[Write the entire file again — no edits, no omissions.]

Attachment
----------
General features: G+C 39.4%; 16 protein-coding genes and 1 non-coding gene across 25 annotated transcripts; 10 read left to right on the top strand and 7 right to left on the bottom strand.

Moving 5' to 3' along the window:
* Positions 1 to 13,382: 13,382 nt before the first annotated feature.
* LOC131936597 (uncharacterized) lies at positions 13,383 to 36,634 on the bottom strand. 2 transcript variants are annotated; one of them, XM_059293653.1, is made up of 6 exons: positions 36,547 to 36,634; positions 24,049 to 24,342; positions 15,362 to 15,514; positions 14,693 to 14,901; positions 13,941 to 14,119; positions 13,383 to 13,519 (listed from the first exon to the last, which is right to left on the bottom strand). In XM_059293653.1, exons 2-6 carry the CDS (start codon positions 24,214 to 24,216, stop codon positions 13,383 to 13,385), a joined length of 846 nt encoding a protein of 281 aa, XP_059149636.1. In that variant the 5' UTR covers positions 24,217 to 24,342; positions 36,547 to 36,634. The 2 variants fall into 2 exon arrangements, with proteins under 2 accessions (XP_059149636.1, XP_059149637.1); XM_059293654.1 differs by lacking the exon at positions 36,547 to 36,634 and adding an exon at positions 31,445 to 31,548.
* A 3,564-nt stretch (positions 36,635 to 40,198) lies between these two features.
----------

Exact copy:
General features: G+C 39.4%; 16 protein-coding genes and 1 non-coding gene across 25 annotated transcripts; 10 read left to right on the top strand and 7 right to left on the bottom strand.

Moving 5' to 3' along the window:
* Positions 1 to 13,382: 13,382 nt before the first annotated feature.
* LOC131936597 (uncharacterized) lies at positions 13,383 to 36,634 on the bottom strand. 2 transcript variants are annotated; one of them, XM_059293653.1, is made up of 6 exons: positions 36,547 to 36,634; positions 24,049 to 24,342; positions 15,362 to 15,514; positions 14,693 to 14,901; positions 13,941 to 14,119; positions 13,383 to 13,519 (listed from the first exon to the last, which is right to left on the bottom strand). In XM_059293653.1, exons 2-6 carry the CDS (start codon positions 24,214 to 24,216, stop codon positions 13,383 to 13,385), a joined length of 846 nt encoding a protein of 281 aa, XP_059149636.1. In that variant the 5' UTR covers positions 24,217 to 24,342; positions 36,547 to 36,634. The 2 variants fall into 2 exon arrangements, with proteins under 2 accessions (XP_059149636.1, XP_059149637.1); XM_059293654.1 differs by lacking the exon at positions 36,547 to 36,634 and adding an exon at positions 31,445 to 31,548.
* A 3,564-nt stretch (positions 36,635 to 40,198) lies between these two features.